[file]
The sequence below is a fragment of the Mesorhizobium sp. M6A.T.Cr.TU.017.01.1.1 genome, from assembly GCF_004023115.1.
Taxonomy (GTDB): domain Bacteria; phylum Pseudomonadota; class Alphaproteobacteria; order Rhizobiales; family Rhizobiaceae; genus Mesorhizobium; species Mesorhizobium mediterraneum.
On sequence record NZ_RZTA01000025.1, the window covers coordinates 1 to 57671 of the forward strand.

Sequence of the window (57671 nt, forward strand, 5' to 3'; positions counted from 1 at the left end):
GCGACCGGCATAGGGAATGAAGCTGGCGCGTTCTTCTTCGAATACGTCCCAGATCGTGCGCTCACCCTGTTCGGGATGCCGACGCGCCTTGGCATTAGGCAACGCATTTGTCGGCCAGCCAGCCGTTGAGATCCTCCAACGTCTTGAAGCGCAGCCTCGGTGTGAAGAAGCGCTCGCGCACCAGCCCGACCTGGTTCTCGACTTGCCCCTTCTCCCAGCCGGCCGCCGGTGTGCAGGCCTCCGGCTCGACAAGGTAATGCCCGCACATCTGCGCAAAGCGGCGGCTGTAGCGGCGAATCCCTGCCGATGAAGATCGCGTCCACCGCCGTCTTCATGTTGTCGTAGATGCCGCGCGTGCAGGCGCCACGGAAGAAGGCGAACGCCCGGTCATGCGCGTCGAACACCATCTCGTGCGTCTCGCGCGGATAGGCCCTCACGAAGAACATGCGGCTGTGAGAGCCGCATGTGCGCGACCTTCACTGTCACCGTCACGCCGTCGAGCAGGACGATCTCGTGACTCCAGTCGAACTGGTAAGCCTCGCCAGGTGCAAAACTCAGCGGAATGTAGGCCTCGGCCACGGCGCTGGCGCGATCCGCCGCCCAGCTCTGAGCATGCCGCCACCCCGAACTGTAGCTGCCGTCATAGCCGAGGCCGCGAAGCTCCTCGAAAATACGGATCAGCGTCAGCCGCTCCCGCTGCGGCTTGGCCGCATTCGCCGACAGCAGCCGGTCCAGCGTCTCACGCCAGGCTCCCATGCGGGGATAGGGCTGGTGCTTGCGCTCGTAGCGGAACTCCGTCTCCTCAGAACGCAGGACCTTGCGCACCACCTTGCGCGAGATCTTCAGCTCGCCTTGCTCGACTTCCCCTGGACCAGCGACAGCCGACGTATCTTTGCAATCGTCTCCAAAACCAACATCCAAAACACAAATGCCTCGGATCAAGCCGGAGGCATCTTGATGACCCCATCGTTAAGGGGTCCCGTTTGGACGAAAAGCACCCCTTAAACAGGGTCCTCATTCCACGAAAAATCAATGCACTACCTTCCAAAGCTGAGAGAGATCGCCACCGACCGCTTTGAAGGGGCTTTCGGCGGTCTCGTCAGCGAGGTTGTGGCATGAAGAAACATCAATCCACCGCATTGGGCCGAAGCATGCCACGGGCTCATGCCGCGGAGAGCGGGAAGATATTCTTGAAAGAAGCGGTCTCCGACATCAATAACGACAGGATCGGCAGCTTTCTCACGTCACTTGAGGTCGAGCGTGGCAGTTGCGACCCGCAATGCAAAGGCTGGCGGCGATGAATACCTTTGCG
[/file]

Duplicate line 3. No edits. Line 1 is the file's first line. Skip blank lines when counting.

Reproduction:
On sequence record NZ_RZTA01000025.1, the window covers coordinates 1 to 57671 of the forward strand.